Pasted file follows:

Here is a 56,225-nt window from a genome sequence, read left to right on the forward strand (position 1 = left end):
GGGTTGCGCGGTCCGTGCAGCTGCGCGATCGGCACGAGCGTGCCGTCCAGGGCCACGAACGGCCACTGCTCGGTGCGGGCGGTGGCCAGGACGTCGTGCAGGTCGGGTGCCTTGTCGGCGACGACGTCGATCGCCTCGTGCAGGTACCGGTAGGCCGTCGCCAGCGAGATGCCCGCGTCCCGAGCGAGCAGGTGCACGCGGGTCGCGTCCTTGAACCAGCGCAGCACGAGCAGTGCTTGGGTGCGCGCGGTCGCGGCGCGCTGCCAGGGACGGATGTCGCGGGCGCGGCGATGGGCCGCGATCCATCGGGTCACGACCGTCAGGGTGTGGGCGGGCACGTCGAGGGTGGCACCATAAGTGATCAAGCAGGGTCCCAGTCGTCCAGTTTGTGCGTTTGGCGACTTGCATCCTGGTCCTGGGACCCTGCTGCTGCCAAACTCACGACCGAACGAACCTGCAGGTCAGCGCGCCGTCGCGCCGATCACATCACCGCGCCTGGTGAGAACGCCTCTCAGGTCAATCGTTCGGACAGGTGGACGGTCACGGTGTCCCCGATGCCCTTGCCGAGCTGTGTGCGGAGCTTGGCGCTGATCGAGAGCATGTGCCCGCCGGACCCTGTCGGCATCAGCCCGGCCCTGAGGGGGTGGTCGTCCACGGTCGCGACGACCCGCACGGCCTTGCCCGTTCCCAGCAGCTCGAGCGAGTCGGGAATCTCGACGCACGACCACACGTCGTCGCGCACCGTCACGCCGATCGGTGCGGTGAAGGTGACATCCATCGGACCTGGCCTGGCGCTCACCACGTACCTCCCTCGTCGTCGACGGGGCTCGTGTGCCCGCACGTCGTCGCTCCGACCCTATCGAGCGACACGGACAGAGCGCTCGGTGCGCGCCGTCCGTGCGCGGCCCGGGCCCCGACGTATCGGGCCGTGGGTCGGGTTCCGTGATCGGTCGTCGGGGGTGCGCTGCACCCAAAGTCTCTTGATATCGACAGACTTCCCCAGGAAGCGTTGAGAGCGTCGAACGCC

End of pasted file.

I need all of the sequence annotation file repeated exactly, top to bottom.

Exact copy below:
Here is a 56,225-nt window from a genome sequence, read left to right on the forward strand (position 1 = left end):
GGGTTGCGCGGTCCGTGCAGCTGCGCGATCGGCACGAGCGTGCCGTCCAGGGCCACGAACGGCCACTGCTCGGTGCGGGCGGTGGCCAGGACGTCGTGCAGGTCGGGTGCCTTGTCGGCGACGACGTCGATCGCCTCGTGCAGGTACCGGTAGGCCGTCGCCAGCGAGATGCCCGCGTCCCGAGCGAGCAGGTGCACGCGGGTCGCGTCCTTGAACCAGCGCAGCACGAGCAGTGCTTGGGTGCGCGCGGTCGCGGCGCGCTGCCAGGGACGGATGTCGCGGGCGCGGCGATGGGCCGCGATCCATCGGGTCACGACCGTCAGGGTGTGGGCGGGCACGTCGAGGGTGGCACCATAAGTGATCAAGCAGGGTCCCAGTCGTCCAGTTTGTGCGTTTGGCGACTTGCATCCTGGTCCTGGGACCCTGCTGCTGCCAAACTCACGACCGAACGAACCTGCAGGTCAGCGCGCCGTCGCGCCGATCACATCACCGCGCCTGGTGAGAACGCCTCTCAGGTCAATCGTTCGGACAGGTGGACGGTCACGGTGTCCCCGATGCCCTTGCCGAGCTGTGTGCGGAGCTTGGCGCTGATCGAGAGCATGTGCCCGCCGGACCCTGTCGGCATCAGCCCGGCCCTGAGGGGGTGGTCGTCCACGGTCGCGACGACCCGCACGGCCTTGCCCGTTCCCAGCAGCTCGAGCGAGTCGGGAATCTCGACGCACGACCACACGTCGTCGCGCACCGTCACGCCGATCGGTGCGGTGAAGGTGACATCCATCGGACCTGGCCTGGCGCTCACCACGTACCTCCCTCGTCGTCGACGGGGCTCGTGTGCCCGCACGTCGTCGCTCCGACCCTATCGAGCGACACGGACAGAGCGCTCGGTGCGCGCCGTCCGTGCGCGGCCCGGGCCCCGACGTATCGGGCCGTGGGTCGGGTTCCGTGATCGGTCGTCGGGGGTGCGCTGCACCCAAAGTCTCTTGATATCGACAGACTTCCCCAGGAAGCGTTGAGAGCGTCGAACGCC